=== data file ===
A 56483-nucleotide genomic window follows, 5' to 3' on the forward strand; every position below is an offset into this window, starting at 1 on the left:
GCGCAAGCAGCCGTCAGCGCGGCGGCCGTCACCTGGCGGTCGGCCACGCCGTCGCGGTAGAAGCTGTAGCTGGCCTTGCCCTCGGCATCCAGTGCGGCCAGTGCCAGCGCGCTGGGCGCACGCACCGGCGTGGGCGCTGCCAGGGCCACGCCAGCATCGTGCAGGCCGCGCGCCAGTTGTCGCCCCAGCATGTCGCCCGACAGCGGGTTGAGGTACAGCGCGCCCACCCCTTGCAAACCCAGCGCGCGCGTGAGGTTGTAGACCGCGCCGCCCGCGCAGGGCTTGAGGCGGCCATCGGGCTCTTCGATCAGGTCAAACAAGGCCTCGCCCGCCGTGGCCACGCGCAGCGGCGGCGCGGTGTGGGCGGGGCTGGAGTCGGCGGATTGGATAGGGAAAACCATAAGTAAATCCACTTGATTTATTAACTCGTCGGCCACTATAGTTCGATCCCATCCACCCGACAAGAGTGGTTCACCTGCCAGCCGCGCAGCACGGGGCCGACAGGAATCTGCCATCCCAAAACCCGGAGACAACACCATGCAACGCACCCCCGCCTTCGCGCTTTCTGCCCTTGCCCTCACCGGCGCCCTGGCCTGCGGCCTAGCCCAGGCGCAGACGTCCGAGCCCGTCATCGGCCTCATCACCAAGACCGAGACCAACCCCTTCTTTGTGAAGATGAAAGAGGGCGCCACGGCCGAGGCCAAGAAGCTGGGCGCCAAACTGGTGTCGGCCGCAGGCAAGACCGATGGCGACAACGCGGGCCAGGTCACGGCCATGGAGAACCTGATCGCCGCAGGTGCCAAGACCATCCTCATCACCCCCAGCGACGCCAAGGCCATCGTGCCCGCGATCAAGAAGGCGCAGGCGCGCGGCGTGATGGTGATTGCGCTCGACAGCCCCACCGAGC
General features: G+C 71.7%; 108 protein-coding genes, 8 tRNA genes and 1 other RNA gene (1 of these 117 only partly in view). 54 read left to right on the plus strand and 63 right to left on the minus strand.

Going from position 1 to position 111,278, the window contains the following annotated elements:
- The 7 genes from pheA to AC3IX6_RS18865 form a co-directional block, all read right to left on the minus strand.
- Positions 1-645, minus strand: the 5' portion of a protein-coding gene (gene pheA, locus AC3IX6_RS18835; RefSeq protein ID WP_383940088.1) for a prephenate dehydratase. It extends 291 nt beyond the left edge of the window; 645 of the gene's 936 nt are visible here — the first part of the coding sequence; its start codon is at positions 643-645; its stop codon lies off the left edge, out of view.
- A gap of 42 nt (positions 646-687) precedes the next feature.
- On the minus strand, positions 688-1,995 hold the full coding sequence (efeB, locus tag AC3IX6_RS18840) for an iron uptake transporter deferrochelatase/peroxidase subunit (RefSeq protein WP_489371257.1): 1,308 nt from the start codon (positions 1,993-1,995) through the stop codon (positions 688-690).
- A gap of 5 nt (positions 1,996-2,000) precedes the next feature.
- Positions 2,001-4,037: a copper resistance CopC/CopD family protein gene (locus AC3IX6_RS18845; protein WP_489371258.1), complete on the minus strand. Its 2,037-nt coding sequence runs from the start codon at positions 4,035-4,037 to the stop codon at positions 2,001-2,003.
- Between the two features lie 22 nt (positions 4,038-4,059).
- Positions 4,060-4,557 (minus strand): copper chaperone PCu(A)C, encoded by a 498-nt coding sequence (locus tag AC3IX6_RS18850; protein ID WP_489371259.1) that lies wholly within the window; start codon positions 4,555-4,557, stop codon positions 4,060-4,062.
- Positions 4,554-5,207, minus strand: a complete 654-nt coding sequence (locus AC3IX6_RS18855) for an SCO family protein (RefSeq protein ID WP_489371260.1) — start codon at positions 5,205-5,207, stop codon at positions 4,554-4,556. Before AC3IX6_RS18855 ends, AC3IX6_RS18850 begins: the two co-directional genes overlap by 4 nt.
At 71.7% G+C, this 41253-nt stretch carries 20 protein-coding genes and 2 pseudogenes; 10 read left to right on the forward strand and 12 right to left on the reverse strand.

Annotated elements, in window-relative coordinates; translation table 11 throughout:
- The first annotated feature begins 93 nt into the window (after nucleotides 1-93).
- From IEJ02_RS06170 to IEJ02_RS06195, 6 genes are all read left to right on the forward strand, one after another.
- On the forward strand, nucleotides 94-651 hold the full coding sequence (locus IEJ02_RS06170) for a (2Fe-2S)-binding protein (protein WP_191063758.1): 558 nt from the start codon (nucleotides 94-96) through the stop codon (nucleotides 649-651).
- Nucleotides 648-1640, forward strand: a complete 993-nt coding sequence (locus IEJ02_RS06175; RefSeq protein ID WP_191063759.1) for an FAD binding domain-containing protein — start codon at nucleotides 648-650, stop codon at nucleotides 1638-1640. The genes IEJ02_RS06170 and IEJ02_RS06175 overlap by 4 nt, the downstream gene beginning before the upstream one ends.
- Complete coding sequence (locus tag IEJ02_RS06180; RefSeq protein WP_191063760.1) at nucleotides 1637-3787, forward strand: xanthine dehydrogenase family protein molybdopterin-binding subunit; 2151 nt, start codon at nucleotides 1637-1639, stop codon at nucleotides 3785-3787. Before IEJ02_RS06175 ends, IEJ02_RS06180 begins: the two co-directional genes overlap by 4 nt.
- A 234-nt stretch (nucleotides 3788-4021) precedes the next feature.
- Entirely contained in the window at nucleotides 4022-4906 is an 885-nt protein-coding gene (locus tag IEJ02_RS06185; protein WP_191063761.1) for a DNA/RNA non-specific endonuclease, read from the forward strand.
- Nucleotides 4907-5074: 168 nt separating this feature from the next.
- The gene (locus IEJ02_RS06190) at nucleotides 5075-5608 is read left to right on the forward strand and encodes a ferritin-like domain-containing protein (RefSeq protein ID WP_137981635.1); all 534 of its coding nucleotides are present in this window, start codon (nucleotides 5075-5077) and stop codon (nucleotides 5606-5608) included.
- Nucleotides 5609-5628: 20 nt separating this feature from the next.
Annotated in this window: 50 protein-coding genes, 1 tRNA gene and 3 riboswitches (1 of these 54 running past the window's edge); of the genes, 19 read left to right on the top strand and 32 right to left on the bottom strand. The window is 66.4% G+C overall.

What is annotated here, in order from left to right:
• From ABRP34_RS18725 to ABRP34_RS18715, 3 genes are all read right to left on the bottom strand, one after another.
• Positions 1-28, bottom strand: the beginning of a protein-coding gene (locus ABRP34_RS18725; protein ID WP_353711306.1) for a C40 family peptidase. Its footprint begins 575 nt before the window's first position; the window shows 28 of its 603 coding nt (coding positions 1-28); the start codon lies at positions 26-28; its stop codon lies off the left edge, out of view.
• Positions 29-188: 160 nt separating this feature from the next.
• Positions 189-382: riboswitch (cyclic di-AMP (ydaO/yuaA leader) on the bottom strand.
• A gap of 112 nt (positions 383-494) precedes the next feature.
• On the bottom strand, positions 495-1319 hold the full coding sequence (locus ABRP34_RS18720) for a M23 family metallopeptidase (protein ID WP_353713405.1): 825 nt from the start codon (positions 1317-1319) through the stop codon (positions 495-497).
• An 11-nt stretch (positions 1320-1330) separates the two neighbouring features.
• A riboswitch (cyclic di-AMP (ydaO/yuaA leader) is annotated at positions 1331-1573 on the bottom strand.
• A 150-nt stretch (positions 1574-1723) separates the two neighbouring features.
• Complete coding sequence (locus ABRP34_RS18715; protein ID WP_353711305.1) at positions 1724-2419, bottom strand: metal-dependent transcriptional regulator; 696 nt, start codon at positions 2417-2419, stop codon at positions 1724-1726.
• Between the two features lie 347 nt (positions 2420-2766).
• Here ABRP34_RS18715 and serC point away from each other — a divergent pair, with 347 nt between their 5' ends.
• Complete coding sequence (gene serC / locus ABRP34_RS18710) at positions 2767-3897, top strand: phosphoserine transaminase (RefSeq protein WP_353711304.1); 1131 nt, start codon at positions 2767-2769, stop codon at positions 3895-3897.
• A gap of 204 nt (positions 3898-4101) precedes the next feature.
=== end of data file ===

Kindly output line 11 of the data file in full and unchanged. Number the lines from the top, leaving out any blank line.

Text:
- Between the two features lie 22 nt (positions 4,038-4,059).